Topological indices are two-dimensional descriptors which take into account the internal atomic arrangement of compounds, and which encode in numerical form information about molecular size, shape, branching, presence of heteroatoms and multiple bonds and are a very useful tool for drug design specialists, with advantages such as offering a simple way of measuring molecular branching, shape and size [4, 5]. Third generation of topological indices is the hyper-Wiener index [6, 7] or the molecular identification (ID) numbers , the information indices [9–11], and the electrotopological state (E-state) indices [12, 13].
Geometrical descriptors or 3D descriptors in general provide much more information and discrimination power than topological descriptors for similar molecular structures and molecule conformations due to involving knowledge of the relative positions of the atoms in 3D space .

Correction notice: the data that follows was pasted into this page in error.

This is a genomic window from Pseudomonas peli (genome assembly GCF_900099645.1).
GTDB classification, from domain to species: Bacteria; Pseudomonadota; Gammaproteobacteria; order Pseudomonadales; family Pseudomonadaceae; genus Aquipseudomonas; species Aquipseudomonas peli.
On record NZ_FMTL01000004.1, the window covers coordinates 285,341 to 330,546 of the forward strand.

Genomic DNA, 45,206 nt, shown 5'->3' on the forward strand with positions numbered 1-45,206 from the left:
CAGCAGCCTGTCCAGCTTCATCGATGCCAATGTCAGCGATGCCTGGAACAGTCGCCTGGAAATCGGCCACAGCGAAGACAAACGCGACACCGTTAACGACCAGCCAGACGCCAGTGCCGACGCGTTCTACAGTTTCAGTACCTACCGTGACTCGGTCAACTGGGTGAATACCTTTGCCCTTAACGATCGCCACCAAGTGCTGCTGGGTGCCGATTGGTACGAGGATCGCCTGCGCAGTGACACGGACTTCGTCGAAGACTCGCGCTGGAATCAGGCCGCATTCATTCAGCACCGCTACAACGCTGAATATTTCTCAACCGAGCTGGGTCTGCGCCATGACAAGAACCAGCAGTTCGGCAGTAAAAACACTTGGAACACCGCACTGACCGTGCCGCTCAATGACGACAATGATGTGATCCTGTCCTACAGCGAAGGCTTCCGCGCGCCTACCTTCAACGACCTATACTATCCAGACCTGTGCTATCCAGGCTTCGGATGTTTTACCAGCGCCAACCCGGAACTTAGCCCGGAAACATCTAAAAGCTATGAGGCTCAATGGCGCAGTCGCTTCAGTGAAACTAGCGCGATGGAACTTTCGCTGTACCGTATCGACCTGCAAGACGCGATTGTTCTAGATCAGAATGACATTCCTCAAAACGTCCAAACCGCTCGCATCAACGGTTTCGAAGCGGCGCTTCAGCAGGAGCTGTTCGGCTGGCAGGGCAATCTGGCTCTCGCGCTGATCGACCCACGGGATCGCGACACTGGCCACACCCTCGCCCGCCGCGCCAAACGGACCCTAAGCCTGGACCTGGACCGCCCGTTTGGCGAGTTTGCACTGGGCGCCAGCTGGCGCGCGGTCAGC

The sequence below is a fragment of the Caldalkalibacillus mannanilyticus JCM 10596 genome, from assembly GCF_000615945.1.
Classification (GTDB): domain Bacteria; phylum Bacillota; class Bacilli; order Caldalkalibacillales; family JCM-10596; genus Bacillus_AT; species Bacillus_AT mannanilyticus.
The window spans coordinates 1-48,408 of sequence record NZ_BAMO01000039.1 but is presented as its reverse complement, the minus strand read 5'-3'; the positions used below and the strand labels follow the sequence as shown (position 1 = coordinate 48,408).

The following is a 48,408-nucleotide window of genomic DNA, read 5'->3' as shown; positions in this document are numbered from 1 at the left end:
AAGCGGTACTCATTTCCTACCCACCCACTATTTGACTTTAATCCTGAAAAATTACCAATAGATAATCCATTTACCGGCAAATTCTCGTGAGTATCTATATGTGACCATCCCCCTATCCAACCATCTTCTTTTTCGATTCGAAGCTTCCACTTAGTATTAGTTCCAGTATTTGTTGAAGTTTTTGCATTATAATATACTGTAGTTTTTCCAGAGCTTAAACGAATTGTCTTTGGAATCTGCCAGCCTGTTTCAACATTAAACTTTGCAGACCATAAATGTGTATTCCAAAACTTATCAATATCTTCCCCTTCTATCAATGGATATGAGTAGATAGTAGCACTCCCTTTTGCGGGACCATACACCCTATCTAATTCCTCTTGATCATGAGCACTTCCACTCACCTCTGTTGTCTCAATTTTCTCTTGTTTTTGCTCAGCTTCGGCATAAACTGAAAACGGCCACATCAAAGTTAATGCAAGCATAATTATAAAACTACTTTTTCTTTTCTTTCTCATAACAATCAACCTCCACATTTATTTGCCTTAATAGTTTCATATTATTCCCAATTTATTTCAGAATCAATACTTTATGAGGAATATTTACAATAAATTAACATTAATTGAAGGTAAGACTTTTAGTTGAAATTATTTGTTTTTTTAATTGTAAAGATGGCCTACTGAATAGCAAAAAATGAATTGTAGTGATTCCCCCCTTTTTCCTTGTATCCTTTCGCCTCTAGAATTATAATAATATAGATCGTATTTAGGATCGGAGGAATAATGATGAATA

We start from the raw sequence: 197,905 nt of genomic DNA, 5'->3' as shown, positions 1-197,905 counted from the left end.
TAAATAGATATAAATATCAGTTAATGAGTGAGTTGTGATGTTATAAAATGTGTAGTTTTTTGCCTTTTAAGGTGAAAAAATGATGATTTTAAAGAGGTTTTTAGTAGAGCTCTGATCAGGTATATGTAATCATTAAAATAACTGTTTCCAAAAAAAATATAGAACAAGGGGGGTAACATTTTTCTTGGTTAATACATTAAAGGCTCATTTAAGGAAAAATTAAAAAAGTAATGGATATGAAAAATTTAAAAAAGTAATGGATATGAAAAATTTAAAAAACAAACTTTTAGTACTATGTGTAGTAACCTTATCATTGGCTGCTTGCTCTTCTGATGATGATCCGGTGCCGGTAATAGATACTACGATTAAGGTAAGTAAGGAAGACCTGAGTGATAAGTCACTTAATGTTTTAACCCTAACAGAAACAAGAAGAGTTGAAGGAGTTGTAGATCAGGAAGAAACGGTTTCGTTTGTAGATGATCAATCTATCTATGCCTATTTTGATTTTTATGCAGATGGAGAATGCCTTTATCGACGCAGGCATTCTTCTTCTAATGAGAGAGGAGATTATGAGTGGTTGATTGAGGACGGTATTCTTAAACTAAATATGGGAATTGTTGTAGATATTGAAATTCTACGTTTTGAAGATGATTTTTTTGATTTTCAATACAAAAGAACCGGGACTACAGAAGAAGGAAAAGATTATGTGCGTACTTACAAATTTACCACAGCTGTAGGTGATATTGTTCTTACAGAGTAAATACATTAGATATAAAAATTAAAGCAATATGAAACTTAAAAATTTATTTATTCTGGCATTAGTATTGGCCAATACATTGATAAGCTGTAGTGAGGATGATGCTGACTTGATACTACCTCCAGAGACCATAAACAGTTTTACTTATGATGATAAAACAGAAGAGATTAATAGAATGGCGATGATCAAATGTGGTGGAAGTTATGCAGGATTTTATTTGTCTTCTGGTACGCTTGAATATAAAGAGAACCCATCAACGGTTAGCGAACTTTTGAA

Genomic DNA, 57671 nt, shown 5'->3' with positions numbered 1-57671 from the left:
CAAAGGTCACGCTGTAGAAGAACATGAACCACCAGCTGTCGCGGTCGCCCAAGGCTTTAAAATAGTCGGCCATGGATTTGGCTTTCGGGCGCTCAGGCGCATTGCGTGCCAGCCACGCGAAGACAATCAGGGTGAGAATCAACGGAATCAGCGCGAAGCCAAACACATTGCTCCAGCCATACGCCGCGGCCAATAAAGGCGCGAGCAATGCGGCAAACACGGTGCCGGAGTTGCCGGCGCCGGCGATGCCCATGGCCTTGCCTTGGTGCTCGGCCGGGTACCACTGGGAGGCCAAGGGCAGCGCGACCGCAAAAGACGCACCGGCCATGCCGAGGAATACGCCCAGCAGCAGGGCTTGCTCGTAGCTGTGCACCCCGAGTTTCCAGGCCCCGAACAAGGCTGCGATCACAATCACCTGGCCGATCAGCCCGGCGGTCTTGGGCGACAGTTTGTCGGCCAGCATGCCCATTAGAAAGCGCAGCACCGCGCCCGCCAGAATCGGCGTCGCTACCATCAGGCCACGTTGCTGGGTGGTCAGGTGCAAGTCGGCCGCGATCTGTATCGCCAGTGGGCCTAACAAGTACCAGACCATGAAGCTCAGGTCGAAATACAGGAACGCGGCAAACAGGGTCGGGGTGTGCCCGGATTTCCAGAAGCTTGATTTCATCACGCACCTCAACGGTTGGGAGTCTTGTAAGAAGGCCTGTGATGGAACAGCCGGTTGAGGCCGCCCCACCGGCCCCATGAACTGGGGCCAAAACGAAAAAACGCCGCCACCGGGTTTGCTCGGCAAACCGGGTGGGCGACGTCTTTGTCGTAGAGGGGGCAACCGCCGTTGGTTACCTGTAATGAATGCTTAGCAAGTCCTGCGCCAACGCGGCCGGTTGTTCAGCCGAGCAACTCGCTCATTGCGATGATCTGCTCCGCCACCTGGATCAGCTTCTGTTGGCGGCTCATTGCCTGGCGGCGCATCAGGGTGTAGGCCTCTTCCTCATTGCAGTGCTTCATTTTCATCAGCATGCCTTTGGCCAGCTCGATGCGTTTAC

A number of geometric descriptors have been proposed by several scientific communities in the last decade to get molecular information for development of QSAR/QSPR models .
Electronic descriptors can be used in the design of a training set in QSAR studies, and the electronic identifiers obtained by quantum mechanical calculations are more precisely than those obtained by semiempirical calculations .
Quantum chemically derived descriptors can be subdivided as atomic charges, molecular orbital energies, frontier orbital densities, atom-atom polarizabilities, molecular polarizability, dipole moment and polarity indices, and energy , free valence of atoms , atomic orbital electron populations , overlap populations , partitioning of energy data into one-center and two-center terms , and vectors of lone pair densities  are the other quantum chemical descriptors successfully used in QSAR/QSPR studies.